07/29/2014 01:28 EDT | Updated 09/28/2014 05:59 EDT

New Coal Mine Construction Is a Giant Step Back For Australia

For Australia, coal remains king. The nation, one of the world's top coal exporters, approved construction of the country's largest coal mine Monday. Environmentalists say the decision is a major setback for efforts to fight climate change and further tarnishes the government's global image.

For Australia, coal remains king. The nation, one of the world's top coal exporters, approved construction of the country's largest coal mine Monday.

Environmentalists say the decision is a major setback for efforts to fight climate change and further tarnishes the government's global image.

Environment Minister Greg Hunt gave the go-ahead for the Carmichael mine in Queensland that will tap the state's vast coal reserves in the Galilee Basin. The $16.5 billion mine and railway project, owned by a subsidiary of India's Adani Group, will produce up to 60 million tonnes of thermal coal a year once fully developed. The mine will have a 90 year lifespan.

Greens say coal from the mine, when burned in power stations, will produce about 130 million tonnes of carbon dioxide a year, the main greenhouse gas. That's about the same emissions from 27 million average cars. Burning coal, in power stations and for steel manufacturing, is the single largest source of CO2 globally.

Australia's federal government, led by Tony Abbott, has been a major proponent of mining as a way to create jobs and grow the economy but has increasingly faced criticism at home from residents deeply opposed to new mines and the environmental problems they cause. He has also been criticized for rolling back climate policies, cutting climate change science funding and denying that climate change is behind increasingly extreme weather.

"History will look back on the Abbott Government's decision today as an act of climate criminality," said Senator Larissa Waters, the Australian Greens environment spokesperson.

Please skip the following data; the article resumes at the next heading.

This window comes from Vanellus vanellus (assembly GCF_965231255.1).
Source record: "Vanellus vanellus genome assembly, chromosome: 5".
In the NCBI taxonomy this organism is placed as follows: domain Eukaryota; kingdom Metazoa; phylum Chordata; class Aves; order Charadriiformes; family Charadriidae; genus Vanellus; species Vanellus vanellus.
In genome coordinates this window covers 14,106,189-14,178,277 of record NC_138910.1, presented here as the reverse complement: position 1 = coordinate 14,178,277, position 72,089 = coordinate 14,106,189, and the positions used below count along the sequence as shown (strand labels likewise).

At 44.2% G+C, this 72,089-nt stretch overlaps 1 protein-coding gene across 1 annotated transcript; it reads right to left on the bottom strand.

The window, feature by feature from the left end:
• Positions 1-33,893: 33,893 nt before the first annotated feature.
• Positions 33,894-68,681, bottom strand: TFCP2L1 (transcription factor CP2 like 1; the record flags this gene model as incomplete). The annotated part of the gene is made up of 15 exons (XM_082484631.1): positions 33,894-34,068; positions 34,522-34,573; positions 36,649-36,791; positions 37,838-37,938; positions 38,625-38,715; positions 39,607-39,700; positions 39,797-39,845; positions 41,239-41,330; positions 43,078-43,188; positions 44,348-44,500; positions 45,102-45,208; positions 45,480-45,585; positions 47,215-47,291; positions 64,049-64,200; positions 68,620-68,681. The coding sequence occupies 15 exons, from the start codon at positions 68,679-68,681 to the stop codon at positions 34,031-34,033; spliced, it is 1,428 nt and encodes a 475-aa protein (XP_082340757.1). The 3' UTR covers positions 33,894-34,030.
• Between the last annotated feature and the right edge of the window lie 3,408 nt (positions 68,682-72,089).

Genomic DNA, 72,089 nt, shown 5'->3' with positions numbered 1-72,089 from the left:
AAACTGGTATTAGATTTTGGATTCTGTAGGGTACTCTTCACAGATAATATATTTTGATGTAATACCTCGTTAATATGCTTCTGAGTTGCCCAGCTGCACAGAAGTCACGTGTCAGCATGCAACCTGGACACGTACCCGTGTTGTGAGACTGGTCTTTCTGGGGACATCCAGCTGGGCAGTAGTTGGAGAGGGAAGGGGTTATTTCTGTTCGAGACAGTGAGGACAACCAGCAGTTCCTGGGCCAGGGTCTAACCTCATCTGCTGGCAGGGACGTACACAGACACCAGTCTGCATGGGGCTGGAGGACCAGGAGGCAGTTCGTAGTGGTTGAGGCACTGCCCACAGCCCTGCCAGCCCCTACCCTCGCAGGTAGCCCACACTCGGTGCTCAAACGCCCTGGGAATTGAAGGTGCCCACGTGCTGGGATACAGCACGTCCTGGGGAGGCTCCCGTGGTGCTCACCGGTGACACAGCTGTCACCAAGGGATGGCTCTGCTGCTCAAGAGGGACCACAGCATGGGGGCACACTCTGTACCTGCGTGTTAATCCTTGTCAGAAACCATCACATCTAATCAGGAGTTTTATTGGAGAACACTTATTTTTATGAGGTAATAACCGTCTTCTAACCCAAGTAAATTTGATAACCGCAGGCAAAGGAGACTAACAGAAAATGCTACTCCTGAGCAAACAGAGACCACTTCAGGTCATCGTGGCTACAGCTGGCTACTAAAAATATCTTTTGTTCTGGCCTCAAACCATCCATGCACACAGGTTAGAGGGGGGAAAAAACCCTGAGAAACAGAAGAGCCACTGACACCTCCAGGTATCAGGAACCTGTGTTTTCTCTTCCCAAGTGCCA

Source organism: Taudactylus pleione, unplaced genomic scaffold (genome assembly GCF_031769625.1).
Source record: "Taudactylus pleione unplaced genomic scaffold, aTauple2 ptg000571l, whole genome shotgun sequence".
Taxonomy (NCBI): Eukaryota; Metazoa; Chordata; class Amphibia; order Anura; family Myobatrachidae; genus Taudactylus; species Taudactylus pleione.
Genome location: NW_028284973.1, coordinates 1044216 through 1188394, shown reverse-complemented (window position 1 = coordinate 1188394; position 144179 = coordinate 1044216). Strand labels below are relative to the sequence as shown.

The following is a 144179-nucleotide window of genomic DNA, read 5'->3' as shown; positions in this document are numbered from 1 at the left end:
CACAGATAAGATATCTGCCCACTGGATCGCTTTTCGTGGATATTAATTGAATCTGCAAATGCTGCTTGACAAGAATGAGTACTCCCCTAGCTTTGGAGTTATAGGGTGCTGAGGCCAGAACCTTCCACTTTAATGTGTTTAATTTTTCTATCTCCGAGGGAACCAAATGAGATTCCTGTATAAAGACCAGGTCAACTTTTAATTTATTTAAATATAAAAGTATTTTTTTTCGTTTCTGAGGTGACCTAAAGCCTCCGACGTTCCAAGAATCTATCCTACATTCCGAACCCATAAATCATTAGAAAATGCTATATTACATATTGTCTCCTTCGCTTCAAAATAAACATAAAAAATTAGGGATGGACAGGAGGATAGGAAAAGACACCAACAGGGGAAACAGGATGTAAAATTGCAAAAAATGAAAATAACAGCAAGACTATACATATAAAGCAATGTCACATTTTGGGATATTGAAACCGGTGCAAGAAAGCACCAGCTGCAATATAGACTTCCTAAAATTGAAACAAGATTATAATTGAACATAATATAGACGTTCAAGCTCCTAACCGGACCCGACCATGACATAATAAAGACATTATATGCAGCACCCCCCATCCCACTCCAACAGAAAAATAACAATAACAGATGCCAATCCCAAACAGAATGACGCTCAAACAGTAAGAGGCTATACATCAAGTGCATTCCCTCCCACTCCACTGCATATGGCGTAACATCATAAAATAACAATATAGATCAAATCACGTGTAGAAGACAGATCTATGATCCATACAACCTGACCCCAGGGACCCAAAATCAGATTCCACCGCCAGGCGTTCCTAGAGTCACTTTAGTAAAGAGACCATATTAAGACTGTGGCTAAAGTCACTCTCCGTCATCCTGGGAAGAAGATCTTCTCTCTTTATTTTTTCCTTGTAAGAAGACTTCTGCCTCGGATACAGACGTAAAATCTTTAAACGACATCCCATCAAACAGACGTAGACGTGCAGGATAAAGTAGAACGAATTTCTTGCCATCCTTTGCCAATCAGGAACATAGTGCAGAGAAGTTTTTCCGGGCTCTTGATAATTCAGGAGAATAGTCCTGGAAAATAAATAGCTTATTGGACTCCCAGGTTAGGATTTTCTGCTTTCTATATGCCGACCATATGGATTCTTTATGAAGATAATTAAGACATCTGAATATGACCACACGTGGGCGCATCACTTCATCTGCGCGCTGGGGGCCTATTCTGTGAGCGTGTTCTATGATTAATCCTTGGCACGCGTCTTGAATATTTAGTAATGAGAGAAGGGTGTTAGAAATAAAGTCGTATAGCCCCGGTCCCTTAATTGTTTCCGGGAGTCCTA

Adani wants the coal to feed India's rapidly growing demand for energy.

But to get there, the coal will have to be sent hundreds of kilometres by rail, and then loaded on to ships that need to berth at ports along the Great Barrier Reef. Local residents and greens fear the shipments and the need to greatly expand coal loading ports, including major dredging projects, will harm the reef, threaten tourism jobs and greatly increase the risk of shipping accidents.

"Australia should be leading the way on renewable energy rather than condemning India to worse air quality and subjecting the world to more extreme weather disasters," Waters said.

The approval comes two weeks after the Abbott government succeeded in scrapping a nationally legislated carbon price. It also comes before a special climate change summit hosted by U.N. Secretary-General Ban Ki-moon in September. Abbott will not be attending, media reports say.

The summit is an opportunity for world leaders to show their actions on climate change and to make fresh pledges ahead of a major UN climate meeting at the end of next year in Paris that is meant to agree on a new climate pact that is, ideally, built on tougher emissions reduction commitments.